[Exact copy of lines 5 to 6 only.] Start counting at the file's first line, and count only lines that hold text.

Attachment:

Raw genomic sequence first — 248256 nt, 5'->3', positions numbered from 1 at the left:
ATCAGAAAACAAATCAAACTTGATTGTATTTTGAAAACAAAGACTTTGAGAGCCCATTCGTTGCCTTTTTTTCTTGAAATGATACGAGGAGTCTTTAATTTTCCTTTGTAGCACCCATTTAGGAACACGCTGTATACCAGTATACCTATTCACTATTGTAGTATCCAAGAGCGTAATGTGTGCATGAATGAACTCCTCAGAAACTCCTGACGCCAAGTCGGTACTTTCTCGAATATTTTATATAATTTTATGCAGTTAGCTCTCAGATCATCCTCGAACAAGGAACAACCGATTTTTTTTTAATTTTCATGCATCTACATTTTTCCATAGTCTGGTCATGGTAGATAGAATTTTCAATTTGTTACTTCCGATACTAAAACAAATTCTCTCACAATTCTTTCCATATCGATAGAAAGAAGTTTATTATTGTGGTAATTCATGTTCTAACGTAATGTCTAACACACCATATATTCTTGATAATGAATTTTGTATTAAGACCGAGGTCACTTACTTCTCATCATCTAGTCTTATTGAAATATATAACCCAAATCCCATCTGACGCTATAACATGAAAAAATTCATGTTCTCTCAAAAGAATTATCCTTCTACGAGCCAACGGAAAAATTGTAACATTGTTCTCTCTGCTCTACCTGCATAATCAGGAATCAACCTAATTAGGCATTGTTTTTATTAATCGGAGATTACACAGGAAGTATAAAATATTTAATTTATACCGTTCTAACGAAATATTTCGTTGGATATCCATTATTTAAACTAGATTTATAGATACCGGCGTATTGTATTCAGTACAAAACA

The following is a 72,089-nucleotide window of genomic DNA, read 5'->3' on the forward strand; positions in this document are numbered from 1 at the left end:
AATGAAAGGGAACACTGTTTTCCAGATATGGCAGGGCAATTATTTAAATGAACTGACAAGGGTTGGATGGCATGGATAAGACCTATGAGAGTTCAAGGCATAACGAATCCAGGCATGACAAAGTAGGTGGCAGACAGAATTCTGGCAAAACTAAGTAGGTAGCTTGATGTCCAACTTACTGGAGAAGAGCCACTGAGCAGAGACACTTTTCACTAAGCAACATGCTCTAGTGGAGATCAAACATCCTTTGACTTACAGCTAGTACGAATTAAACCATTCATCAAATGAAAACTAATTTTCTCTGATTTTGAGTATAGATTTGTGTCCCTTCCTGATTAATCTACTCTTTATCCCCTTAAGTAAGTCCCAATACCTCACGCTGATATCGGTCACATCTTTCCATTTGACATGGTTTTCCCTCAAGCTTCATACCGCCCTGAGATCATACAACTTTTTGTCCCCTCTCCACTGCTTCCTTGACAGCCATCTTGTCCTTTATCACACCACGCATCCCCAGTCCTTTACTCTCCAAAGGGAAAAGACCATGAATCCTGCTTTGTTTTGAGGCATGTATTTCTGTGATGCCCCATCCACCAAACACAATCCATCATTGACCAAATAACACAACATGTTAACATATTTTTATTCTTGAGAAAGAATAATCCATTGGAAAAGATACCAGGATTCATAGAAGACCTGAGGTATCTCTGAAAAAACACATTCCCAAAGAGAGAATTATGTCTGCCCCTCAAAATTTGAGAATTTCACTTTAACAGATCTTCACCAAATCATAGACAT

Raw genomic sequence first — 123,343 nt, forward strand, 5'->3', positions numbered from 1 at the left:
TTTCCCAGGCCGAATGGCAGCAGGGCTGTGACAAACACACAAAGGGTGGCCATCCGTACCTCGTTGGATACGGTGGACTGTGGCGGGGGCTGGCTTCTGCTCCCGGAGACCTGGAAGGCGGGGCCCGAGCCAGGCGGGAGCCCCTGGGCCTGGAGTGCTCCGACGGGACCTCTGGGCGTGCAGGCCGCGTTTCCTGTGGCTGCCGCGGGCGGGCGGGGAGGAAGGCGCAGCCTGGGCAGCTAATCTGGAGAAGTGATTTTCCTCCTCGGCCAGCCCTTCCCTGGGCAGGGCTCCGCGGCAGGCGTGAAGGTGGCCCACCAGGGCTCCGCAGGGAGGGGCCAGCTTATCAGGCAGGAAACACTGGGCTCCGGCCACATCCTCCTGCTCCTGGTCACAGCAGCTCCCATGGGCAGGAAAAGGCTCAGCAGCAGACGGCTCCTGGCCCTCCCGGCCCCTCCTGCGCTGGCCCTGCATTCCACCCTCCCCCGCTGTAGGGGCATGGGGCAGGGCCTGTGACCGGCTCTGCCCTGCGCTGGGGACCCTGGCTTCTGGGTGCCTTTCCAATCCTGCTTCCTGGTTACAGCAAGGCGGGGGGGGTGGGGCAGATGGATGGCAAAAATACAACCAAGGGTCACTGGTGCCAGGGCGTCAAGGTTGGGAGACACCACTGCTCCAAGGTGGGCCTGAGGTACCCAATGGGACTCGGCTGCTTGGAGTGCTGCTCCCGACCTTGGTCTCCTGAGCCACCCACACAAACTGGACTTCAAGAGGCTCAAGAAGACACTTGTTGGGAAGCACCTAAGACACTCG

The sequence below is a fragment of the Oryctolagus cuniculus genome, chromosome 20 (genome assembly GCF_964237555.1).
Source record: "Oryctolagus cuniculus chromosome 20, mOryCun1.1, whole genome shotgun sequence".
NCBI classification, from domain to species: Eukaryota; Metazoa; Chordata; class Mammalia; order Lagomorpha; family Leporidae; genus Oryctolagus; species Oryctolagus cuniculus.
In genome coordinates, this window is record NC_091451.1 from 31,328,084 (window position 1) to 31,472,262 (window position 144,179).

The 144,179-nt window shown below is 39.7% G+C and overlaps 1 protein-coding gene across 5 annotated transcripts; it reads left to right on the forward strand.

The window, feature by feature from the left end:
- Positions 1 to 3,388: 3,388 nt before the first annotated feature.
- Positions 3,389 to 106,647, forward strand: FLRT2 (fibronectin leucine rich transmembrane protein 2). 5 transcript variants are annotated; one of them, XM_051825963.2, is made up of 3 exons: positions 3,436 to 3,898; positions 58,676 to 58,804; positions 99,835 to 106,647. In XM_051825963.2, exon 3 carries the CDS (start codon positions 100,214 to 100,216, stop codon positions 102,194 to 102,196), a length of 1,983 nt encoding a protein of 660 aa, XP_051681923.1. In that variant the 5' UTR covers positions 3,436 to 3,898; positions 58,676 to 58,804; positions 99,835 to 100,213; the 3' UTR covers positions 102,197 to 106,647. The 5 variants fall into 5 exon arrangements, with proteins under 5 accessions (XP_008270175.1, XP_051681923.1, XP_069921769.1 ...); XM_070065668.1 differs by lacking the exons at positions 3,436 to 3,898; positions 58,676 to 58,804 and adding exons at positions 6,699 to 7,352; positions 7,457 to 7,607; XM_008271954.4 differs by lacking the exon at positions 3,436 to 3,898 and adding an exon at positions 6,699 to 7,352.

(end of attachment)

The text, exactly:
Raw genomic sequence first — 123,343 nt, forward strand, 5'->3', positions numbered from 1 at the left:
TTTCCCAGGCCGAATGGCAGCAGGGCTGTGACAAACACACAAAGGGTGGCCATCCGTACCTCGTTGGATACGGTGGACTGTGGCGGGGGCTGGCTTCTGCTCCCGGAGACCTGGAAGGCGGGGCCCGAGCCAGGCGGGAGCCCCTGGGCCTGGAGTGCTCCGACGGGACCTCTGGGCGTGCAGGCCGCGTTTCCTGTGGCTGCCGCGGGCGGGCGGGGAGGAAGGCGCAGCCTGGGCAGCTAATCTGGAGAAGTGATTTTCCTCCTCGGCCAGCCCTTCCCTGGGCAGGGCTCCGCGGCAGGCGTGAAGGTGGCCCACCAGGGCTCCGCAGGGAGGGGCCAGCTTATCAGGCAGGAAACACTGGGCTCCGGCCACATCCTCCTGCTCCTGGTCACAGCAGCTCCCATGGGCAGGAAAAGGCTCAGCAGCAGACGGCTCCTGGCCCTCCCGGCCCCTCCTGCGCTGGCCCTGCATTCCACCCTCCCCCGCTGTAGGGGCATGGGGCAGGGCCTGTGACCGGCTCTGCCCTGCGCTGGGGACCCTGGCTTCTGGGTGCCTTTCCAATCCTGCTTCCTGGTTACAGCAAGGCGGGGGGGGTGGGGCAGATGGATGGCAAAAATACAACCAAGGGTCACTGGTGCCAGGGCGTCAAGGTTGGGAGACACCACTGCTCCAAGGTGGGCCTGAGGTACCCAATGGGACTCGGCTGCTTGGAGTGCTGCTCCCGACCTTGGTCTCCTGAGCCACCCACACAAACTGGACTTCAAGAGGCTCAAGAAGACACTTGTTGGGAAGCACCTAAGACACTCG